For years, poker pro Phil Ivey and the Borgata Casino in Atlantic City have been at odds, facing off in a legal battle surrounding sessions of high stakes baccarat that took place in 2012. It seems the two have finally reached a settlement after a court filing was made revealing details of the case. Terms of the deal have not been provided.
A Little History
Ivey and his gaming partner Cheung Yin Sun were at the Borgata way back in 2012 when they won $9.6 million playing high stakes baccarat. The two were reportedly using subtle manufacturing defects seen in the patterns of the playing card backs to have an upper hand. This type of gaming is known as edge sorting. This move gave the pair a 6.8% advantage over the casino. The casino allowed the pros to bet up to $100,000 per hand.
Once it was realized how the wins occurred, the casino took legal action. In 2016, the US District Court in New Jersey ruled in favor of the casino, ordering Ivey and Sun to pay up $10 million. The ruling said the two had breached their contract with the casino by using the special technique. Ivey and Sun fought back and appealed the judgement in 2018 within the Third Circuit court.
By last September, oral arguments were heard in the case. Once the oral arguments took place, the case was referred to the mediation program within the court. The parties then took part in mediation and have been able to reach a settlement.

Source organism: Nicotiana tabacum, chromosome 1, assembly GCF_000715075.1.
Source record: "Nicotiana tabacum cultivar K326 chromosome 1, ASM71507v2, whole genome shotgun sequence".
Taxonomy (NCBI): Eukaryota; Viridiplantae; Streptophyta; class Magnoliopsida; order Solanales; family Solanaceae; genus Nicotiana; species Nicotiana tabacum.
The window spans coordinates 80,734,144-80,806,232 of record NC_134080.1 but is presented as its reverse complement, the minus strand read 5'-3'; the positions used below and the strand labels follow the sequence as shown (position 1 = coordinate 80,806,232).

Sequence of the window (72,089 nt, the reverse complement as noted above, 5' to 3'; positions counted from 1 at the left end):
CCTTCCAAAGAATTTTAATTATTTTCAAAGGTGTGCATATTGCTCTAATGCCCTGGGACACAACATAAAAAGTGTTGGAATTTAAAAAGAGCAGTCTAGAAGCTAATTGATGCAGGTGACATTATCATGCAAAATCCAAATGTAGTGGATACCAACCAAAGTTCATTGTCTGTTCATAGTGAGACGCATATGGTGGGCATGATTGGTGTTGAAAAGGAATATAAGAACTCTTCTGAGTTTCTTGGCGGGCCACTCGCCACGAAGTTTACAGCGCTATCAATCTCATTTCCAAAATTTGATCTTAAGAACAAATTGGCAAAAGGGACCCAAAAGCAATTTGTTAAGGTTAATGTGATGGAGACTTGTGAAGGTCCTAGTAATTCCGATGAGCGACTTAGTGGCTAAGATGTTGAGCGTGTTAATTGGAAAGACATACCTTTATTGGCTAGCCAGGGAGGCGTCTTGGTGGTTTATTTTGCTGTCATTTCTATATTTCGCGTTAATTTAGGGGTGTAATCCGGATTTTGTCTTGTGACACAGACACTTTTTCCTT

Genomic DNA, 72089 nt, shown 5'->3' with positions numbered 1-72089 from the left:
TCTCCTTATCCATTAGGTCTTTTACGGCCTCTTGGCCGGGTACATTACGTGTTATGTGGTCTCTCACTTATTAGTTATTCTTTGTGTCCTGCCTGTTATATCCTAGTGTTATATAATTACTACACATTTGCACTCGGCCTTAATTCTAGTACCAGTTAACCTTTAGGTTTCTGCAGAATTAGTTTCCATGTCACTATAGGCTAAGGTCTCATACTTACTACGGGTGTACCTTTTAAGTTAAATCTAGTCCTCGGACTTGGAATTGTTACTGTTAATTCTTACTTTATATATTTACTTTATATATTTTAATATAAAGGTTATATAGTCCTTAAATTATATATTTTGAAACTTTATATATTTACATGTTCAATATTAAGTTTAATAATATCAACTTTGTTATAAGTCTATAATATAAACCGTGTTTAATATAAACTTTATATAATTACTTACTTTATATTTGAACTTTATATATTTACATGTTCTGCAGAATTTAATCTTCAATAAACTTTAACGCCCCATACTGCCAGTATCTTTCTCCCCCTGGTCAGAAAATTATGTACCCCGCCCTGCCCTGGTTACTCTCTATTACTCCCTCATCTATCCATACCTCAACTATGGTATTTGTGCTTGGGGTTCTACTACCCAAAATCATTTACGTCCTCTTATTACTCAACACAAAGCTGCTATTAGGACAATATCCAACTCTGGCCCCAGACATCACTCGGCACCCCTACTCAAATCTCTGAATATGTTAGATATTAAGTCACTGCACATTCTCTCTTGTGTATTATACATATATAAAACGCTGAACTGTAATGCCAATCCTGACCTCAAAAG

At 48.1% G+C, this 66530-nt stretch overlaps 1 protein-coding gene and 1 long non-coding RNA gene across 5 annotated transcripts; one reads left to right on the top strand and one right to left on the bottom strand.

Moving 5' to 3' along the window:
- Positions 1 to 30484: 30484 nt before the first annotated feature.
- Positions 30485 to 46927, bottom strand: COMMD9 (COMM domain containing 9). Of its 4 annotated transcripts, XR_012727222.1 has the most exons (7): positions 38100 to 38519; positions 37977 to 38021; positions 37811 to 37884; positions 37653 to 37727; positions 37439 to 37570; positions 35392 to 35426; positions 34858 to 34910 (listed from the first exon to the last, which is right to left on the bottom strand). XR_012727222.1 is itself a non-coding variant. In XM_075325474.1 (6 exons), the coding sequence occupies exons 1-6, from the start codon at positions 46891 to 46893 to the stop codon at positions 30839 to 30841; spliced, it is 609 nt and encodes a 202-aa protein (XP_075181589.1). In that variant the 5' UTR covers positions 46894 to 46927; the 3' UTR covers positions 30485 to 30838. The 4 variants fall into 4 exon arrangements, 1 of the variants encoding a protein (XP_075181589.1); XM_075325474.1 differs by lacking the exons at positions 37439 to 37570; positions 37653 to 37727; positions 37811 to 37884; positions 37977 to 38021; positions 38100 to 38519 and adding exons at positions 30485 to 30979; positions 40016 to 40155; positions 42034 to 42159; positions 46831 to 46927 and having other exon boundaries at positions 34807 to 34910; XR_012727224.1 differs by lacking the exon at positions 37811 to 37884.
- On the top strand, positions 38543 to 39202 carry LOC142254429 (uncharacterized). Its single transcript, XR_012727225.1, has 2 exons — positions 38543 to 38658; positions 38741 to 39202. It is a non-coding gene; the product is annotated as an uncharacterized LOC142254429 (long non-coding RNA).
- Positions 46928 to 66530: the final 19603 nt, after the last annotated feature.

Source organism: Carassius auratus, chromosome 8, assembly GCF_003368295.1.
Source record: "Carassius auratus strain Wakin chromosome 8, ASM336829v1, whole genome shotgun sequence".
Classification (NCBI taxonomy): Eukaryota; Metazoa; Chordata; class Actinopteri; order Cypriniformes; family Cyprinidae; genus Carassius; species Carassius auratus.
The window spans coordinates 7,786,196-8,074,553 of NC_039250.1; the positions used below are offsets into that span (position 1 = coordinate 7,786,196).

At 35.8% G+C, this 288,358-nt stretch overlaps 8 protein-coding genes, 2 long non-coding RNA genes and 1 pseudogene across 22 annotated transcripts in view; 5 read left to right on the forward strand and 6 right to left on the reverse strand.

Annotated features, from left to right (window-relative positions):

Why Settle Now?
For those who have followed the actions of this case, many are wondering they a settlement took place now. Of course, Ivey and the casino want to see the legal battle come to an end. People have criticized Ivey for his actions but more criticism has taken place against the Borgata. Ivey did not mark the cards to have an advantage. He simply found markings on the cards that gave him an upper hand.
The attorney’s for the Borgata argued that the players had to return the winnings because they used marked cards. But they did not mark them. And the attorneys for Sun and Ivey argued that the casino knew the cards had asymmetrical patterns which made the first-card knowledgeable available.
The Borgata also said that the dealer turning the cards should be considered marking. They even called their own automatic shuffler a cheating device. However, the act of marking cards is not defined under the state casino laws.
For now, it is unclear as to if Ivey agreed to return a portion of the winnings or if the Borgata decided to give up. There is no doubt the information from the settlement will come out in the future, but when is anyone’s guess. It will certainly be interesting to see how the saga ended after keeping track of it since 2012! Will Ivey pay back millions to the casino? Or did the Borgata grow tired of fighting and settle on a deal?